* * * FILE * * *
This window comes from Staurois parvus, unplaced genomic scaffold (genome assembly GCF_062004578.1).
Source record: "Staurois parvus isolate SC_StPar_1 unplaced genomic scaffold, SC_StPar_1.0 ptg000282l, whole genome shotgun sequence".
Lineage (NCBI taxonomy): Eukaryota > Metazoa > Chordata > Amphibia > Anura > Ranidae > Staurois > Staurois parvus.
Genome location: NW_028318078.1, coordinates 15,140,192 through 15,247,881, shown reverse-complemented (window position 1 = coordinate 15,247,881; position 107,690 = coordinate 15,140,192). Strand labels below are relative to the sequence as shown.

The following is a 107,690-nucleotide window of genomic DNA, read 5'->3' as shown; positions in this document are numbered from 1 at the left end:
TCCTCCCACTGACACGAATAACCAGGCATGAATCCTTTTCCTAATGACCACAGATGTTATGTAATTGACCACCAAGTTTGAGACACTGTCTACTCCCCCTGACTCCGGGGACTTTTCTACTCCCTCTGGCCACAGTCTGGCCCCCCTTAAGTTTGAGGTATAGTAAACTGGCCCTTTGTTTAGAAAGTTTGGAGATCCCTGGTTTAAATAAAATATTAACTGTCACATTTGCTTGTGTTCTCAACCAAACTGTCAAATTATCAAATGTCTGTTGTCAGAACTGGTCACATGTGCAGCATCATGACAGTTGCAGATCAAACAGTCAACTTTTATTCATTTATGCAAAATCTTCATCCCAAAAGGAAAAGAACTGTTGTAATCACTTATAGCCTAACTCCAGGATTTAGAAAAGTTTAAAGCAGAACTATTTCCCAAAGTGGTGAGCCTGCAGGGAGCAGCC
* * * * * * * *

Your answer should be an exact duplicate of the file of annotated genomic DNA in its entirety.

This window comes from Staurois parvus, unplaced genomic scaffold (genome assembly GCF_062004578.1).
Source record: "Staurois parvus isolate SC_StPar_1 unplaced genomic scaffold, SC_StPar_1.0 ptg000282l, whole genome shotgun sequence".
Lineage (NCBI taxonomy): Eukaryota > Metazoa > Chordata > Amphibia > Anura > Ranidae > Staurois > Staurois parvus.
Genome location: NW_028318078.1, coordinates 15,140,192 through 15,247,881, shown reverse-complemented (window position 1 = coordinate 15,247,881; position 107,690 = coordinate 15,140,192). Strand labels below are relative to the sequence as shown.

The following is a 107,690-nucleotide window of genomic DNA, read 5'->3' as shown; positions in this document are numbered from 1 at the left end:
TCCTCCCACTGACACGAATAACCAGGCATGAATCCTTTTCCTAATGACCACAGATGTTATGTAATTGACCACCAAGTTTGAGACACTGTCTACTCCCCCTGACTCCGGGGACTTTTCTACTCCCTCTGGCCACAGTCTGGCCCCCCTTAAGTTTGAGGTATAGTAAACTGGCCCTTTGTTTAGAAAGTTTGGAGATCCCTGGTTTAAATAAAATATTAACTGTCACATTTGCTTGTGTTCTCAACCAAACTGTCAAATTATCAAATGTCTGTTGTCAGAACTGGTCACATGTGCAGCATCATGACAGTTGCAGATCAAACAGTCAACTTTTATTCATTTATGCAAAATCTTCATCCCAAAAGGAAAAGAACTGTTGTAATCACTTATAGCCTAACTCCAGGATTTAGAAAAGTTTAAAGCAGAACTATTTCCCAAAGTGGTGAGCCTGCAGGGAGCAGCC